Big Ten tourney attendance rises by nearly 20 percent

Back to TopCommentsE-mailPrintBookmark and Share

This year’s Big Ten men’s basketball tournament rebounded from disappointing attendance in 2009, assisted by stronger ticket-selling efforts and new promotions.

Attendance for the tournament that concluded Sunday totaled 81,625, a nearly 20-percent increase from last year’s mark and the highest since Indianapolis began hosting the event on an annual basis in 2008.

“The tournament was very popular this year,” Indiana Sports Corp. spokesman John Dedman said. “We are very excited about that.”

Conseco Fieldhouse will host the tournament through 2012. But it remains uncertain whether the suburban Chicago-based Big Ten will keep the men’s and women’s tournaments in Indianapolis after that.

The Big Ten is planning to put the tournaments up for bid and have additional cities compete against Indianapolis for the right to host the games.

The Indiana Sports Corp., which led the charge to attract both tournaments to Indianapolis annually starting in 2008, is unsure when the bid process will begin.

What is certain, however, is that ticket sales will play a critical role in whether the tournaments stay in Indianapolis beyond 2012.

Dedman said a stronger effort to sell tickets involved additional promotions to season ticketholders at each university, and a new program that offered discounted tickets to students that could be purchased at each campus. Previously, students had to buy tickets at the normal rate through outlets available to the general public.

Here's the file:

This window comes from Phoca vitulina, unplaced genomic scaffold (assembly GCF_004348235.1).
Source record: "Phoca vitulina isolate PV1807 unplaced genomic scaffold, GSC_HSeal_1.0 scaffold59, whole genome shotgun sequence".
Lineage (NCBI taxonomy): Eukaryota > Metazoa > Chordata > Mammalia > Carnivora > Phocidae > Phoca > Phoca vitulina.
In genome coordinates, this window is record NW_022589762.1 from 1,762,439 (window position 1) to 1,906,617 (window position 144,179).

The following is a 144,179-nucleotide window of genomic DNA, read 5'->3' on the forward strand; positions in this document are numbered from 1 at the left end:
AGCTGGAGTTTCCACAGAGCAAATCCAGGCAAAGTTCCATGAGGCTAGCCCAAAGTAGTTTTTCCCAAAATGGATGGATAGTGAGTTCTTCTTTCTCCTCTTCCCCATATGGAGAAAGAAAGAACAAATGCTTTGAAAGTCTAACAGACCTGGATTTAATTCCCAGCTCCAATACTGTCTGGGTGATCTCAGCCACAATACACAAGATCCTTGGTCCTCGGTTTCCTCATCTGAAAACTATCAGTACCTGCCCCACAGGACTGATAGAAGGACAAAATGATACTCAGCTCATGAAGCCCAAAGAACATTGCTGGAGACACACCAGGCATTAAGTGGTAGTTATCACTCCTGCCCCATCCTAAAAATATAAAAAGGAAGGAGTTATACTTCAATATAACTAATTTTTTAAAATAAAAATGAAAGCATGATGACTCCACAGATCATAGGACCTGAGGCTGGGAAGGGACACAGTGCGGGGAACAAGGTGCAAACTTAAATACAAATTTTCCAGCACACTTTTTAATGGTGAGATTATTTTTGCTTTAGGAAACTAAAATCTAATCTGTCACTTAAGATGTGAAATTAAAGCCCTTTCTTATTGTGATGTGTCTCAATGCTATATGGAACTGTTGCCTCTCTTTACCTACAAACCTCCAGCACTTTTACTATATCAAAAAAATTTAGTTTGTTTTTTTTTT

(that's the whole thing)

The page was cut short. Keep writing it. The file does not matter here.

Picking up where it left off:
The Indianapolis Convention and Visitors Association estimates the men’s tournament generates about $8 million in direct visitor spending. Combined with the women’s Big Ten Tournament games, which take place the week before the men's tourney, the figure grows to $10 million.

Indianapolis began hosting both tournaments annually in 2008, but the city’s relationship with the Big Ten begins well before that.  

With the exception of one year, the women’s tournament has been in Indianapolis since 1994 and in Conseco Fieldhouse since 1999. The men’s tournament, which began in 1998, was played in Chicago’s United Center through 2001, then alternated between Chicago and Indianapolis from 2002 to 2007.

In 2002, the first year the men’s tournament was in Indianapolis, attendance totaled 94,402. It’s never been that high since. Attendance declined to 77,012 in 2004, before rebounding to 90,763 in 2006.

This year, the Indiana Hoosiers were beaten in the first round by the Northwestern Wildcats. The Purdue Boilermakers defeated the Wildcats before being bounced by the Minnesota Golden Gophers.

The Golden Gophers unexpectedly advanced to the championship, where they were drubbed by the Ohio State Buckeyes, 91-60.

In the NCAA tournament, which begins this week, the Boilermakers, a No. 4 seed, play the No. 13-seeded Siena Saints at 2:30 p.m. Friday.

The Butler Bulldogs and Notre Dame Fighting Irish are the other Indiana teams to advance to the NCAA tournament.

The Bulldogs, a No. 5 seed, play the No. 12-seeded University of Texas-El Paso Miners at 5 p.m. Thursday. The No. 6 Fighting Irish and No. 11 Old Dominion Monarchs face off at 12:25 p.m. Thursday.

College basketball, however, will return to Indianapolis soon enough. The city hosts the NCAA Final Four on April 3-5.


Post a comment to this story

We reserve the right to remove any post that we feel is obscene, profane, vulgar, racist, sexually explicit, abusive, or hateful.